Friday, September 2, 2011

Stay in School Kids! Royalty Statement breakdown time....

I just took a look at my latest mechanical royalty statement related to "At Sixes And Sevens" 
I am earning $.06 per single download and $.10 per album download.
Reflected in the latest statement, it shows that some nice folks (thank you!)  have downloaded or bought 18 copies of the album, and 30 single song downloads.
Which nets this: TOTAL = $11.03

I still owe SubPop $278.68 for the advance given to make the record, so this $11.03 goes towards that.
At this rate, I will have to sell 4,645 more single song downloads or 2,786 full albums to earn $278.68 and be "in the black", and start making money from sales of the album.

Then, (at the same rate used above) for: 
100 sold copies of the full album I will receive $10.00, or 
100 downloaded singles I will receive $6.00

I have no precise idea of what SubPop's wholesale prices to retail stores are, but its likely to be more than $10 per CD, so my conjecture on what subpop's profit might be is:
100 CD X $10 = $1000. vs. $10.00 for me. 

I have no idea what labels makes from selling thru online venues like iTunes, and not one artist who I have asked about this knows either. 

I have no right to complain, I signed this deal with my own hand, but it is an interesting and perhaps enlightening breakdown of how things can work money wise when making recordings for a record label.  

AND >>> I am not bagging on SubPop particularly, just trying to illustrate thru my own experience how things can break down money-wise in the long term for the artist when they are lucky enough to get a "record deal". SubPop gave me money that allowed me the time and resources to make the record, and that was a great service to me at the time! 
If you are ever doing business with anyone at anytime about anything and someone answers your question with: "thats just how it works" or "Its a standard deal" for your life!!!!


  1. I've heard that those with a college degree tend to use a better pen.


  3. For what its worth i bought 6s and 7s a few years ago and its still one of my go to albums, never realised how poor your royalties were for this seen as how you made it all yourself. You deserve much more for such a great record

  4. I have a masters degree and no job, maybe that cheers you up a bit. It's a shame you don't make more money from this (doesn't touring around the world with sebadoh help?), but please don't stop making music!

  5. I think you're being far too charitable. I've very little knowledge of the music 'business', but as an outsider looking in, the relationship between label and artist seems parasitic to me...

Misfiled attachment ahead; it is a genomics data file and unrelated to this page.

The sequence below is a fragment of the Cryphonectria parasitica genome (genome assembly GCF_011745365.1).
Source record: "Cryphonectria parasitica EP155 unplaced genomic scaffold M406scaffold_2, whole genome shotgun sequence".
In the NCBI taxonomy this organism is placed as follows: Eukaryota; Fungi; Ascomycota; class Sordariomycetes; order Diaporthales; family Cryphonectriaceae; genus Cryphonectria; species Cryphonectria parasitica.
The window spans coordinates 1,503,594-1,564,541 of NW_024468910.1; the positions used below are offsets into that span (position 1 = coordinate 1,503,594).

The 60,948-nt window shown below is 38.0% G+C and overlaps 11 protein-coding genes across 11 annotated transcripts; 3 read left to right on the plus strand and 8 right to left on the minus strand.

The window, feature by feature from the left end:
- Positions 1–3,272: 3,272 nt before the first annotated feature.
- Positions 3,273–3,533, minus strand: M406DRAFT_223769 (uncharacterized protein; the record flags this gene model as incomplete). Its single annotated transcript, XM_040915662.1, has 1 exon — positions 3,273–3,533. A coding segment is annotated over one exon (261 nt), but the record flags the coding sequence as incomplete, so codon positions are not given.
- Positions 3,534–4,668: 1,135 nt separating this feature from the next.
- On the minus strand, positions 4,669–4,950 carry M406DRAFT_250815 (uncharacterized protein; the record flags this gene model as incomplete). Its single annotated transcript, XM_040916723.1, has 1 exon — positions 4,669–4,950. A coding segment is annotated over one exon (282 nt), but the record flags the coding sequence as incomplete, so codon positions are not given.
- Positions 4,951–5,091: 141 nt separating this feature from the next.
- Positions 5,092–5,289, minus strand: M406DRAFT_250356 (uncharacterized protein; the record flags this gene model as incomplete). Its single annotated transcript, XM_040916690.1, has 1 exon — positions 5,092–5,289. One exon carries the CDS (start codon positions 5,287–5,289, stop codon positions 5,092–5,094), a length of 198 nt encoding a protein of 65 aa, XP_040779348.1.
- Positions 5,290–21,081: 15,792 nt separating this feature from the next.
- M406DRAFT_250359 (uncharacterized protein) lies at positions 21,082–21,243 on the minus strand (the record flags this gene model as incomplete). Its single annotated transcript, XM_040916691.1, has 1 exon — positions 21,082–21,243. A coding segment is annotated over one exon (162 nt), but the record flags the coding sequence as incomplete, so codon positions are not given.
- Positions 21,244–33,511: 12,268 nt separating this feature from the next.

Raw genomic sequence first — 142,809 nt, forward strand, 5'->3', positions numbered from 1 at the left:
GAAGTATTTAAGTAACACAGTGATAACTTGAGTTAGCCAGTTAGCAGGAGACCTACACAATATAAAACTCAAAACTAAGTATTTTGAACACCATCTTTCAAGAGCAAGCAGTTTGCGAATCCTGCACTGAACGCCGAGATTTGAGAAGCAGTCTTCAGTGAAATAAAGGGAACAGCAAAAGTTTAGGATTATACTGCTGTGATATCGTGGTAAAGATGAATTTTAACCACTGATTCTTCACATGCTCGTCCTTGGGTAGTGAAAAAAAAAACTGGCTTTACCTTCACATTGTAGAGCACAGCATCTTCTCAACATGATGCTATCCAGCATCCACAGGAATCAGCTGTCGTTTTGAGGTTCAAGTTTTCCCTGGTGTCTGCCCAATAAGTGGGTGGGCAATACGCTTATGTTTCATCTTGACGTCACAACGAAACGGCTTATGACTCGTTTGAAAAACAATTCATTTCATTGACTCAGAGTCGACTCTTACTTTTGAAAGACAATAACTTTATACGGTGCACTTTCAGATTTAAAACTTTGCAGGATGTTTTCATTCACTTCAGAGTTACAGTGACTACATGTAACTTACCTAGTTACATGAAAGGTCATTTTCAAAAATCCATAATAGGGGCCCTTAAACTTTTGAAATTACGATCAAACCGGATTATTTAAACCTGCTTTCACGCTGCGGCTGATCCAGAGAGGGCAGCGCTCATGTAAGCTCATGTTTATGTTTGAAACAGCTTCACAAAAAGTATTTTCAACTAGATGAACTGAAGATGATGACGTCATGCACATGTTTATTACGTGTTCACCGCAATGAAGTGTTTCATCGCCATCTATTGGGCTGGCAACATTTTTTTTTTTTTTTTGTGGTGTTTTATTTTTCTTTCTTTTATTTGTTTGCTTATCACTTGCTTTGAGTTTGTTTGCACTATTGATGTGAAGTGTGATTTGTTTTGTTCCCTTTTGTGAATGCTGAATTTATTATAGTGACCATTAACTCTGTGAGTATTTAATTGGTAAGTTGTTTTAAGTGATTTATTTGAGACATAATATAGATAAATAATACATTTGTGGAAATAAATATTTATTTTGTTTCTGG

6. I think the most important thing you say is, "I have no right to complain, I signed this deal with my own hand".

    The music industry is bulging with stories of how people have been "ripped off" but at the end of the day, they agreed to it in the first place. It's been happening for decades and is widely publicised and known. How did you fall for this with all this information available?

    You could have borrowed $278.68 to record the album and hired a reputable PR company to do the labels legwork, that's your only costs, the rest you can do yourself (I've been doing this for over 10 years). Even borrowed at a high interest rate, which would be pretty stupid, isn't half as stupid as what you've signed up to here.

  7. It's actually quite a reasonable mechanical royalty rate. What was your Artist Royalty rate? Don't forget if the RRP is $9.99 (as it seems to be on iTunes US today) the PPD or Wholesale Price is around $7.62. SubPop's net receipts may be less than this as iTunes will take their various cuts for tax, potential distribution, profit, etc.

    If SubPop's actual receipts are $7 and you're receiving $1 based on your calcs above, that's around a 14% Net Receipts royalty on mechanicals.

    I'm guessing SubPop will also have to account to other songwriters, producers, mixers? They might have incurred promo, marketing, initial digital distribution charges?... All in all I guess I'm saying the actual profit margin for labels isn't as much as many people think.

  8. Not wanting to play devil's advocate, but... A label is more than a bank. It has a promo team, distribution, connections to get releases abroad and business development people.

    If you are a touring band, I would genuinely recommend doing everything yourself to see what it entails and then maybe approaching a label if it's too much work or if you are under-achieving. The key is to keep contact with your audience.

  9. an artist on average makes 10% of every dollar spent on their music through itunes, and that's if the album is posted without electronic distribution through a soundscan registered record label. There are different deals brokered on an label to label basis with itunes outlets, some of the better I have seen are close to 25% of the dollar. I choose to give away my solo stuff for free. That model works better these days. from a music collective capacity I have earned almost $5000 this year (all profit, which is more than I can say for most traditionally signed bands I know) But hell, if I were doing this to make ends meet, I'd be dead by now.

    Speaking of:

    You can download all of these bands for free, if your into this sort of thing. I play as My Pal Dragon.